Sonoma Goes (Even More) Green
Recently, the Sonoma County Winegrape Commission announced that it wants every single vineyard and winery under its purview to be certified sustainable within the next five years. Here, F&W's Ray Isle on what that will mean.
Recently, the Sonoma County Winegrape Commission announced that it wants every single vineyard and winery under its purview to be certified sustainable within the next five years. There's some question what the method of enforcement will be—since the program is voluntary, running over refusenik farmers with tractors or bunging them into big tanks of bad juice and laughing at them as they splash around helplessly is probably right out. But the whole plan's a noble goal, and would make Sonoma the first wine region in the country to hit that target.
What sustainable means is another question. Essentially, it's an approach to farming (and winemaking) that uses economically feasible, environmentally sound and socially equitable methods. That, obviously, covers a lot of ground—but generally speaking what the goal includes is reducing water and energy use, minimizing pesticide use, recycling natural resources, maintaining wildlife habitats, providing employee education and other strategies. Given there are over 1,800 vineyards in Sonoma County, some 1,500 individual growers and/or owners and more than 59,000 acres of vineyard land in the county—according to the estimable Karissa Kruse, president of the Sonoma County Winegrowers—it's an ambitious project. But it's also an impressive one. And until every last renegade vine is on board, here's a quartet of sustainably produced Sonoma wines to tide you over.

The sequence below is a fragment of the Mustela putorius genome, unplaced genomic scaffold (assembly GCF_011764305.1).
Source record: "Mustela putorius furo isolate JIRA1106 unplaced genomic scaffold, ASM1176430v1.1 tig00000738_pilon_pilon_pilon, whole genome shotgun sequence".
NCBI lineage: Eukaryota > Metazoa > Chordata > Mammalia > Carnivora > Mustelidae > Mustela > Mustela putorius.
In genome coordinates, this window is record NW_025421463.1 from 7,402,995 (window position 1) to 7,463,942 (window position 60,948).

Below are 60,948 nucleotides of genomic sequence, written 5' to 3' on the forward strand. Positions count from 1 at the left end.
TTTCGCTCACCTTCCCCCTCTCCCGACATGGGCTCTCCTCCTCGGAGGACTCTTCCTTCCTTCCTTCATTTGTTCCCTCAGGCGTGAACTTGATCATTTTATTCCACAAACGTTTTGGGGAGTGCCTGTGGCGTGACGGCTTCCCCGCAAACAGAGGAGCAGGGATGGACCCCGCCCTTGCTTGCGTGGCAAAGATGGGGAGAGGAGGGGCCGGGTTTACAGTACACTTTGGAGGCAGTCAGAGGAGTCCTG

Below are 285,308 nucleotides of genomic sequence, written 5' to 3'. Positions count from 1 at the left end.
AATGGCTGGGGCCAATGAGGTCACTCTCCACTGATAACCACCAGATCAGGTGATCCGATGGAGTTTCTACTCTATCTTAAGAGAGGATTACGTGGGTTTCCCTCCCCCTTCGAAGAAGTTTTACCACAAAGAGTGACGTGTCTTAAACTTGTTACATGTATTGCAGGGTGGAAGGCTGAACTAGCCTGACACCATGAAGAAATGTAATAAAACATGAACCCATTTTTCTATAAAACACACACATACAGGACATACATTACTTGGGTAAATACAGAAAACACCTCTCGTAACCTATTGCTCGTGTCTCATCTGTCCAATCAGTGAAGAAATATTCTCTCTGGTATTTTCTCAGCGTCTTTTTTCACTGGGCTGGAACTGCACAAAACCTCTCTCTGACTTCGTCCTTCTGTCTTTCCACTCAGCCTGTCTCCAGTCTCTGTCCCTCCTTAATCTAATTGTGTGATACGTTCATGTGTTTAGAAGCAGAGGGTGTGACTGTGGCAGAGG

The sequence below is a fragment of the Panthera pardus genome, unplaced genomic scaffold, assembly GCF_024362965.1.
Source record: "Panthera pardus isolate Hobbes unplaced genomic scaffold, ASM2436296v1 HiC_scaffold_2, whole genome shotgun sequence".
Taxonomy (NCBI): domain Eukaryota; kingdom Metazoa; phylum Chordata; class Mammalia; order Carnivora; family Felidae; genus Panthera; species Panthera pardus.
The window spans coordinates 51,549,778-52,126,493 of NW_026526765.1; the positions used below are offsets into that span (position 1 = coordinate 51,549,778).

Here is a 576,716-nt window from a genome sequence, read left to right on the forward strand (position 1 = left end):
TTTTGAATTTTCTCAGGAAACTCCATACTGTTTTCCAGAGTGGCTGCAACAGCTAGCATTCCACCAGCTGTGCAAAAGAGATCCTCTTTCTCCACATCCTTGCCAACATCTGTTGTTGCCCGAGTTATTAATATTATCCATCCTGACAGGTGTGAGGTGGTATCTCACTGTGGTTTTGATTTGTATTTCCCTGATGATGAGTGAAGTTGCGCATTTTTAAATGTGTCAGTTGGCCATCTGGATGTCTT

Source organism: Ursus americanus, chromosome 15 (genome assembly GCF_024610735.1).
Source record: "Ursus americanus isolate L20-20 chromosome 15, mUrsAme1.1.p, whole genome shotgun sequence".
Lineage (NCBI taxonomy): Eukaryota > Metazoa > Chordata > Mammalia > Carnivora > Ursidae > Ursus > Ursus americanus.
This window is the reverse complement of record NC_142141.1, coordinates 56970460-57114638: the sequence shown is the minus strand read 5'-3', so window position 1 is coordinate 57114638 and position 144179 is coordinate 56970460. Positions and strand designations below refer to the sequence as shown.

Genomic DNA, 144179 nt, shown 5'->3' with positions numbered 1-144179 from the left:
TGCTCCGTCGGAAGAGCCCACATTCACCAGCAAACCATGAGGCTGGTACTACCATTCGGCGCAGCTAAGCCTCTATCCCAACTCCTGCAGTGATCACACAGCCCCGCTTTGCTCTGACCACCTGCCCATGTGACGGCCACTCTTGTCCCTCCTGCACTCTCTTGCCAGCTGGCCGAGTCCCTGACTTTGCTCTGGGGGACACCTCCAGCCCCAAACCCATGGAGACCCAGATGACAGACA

2011 Benziger Sonoma County Chardonnay ($15)
Ripe tropical fruit notes characterize this aromatic white. Benziger uses strategies such as integrated pest management (IPM)—including using beneficial insects to eat target pests—and various others in its vineyards.
2012 Rodney Strong Charlotte's Home Sauvignon Blanc ($17)
A touch of French oak barrel fermentation gives this lemon-scented white a little extra richness on the palate. Rodney Strong not only farms sustainably, but was also the first carbon-neutral winery in Sonoma.
2010 Ravenswood Sonoma County Old Vine Zinfandel ($18)
Ravenswood derives 100 percent of its power from solar energy, among several other sustainable practices. Winemaker Joel Peterson uses fruit from older vineyards (some up to 100-plus years old) scattered throughout Sonoma Valley and Dry Creek Valley for this spicy, full-bodied red.
J Cuvée 20 Brut NV ($28)
Another carbon-neutral winery, J also follows practices such as using ultraviolet light and ozone—rather than chlorine—to sterilize water. The crisp Cuvée 20 Brut NV (nonvintage), which uses the classic Champagne grapes varieties of Chardonnay, Pinot Noir and Pinot Meunier, is its most affordable sparkling wine.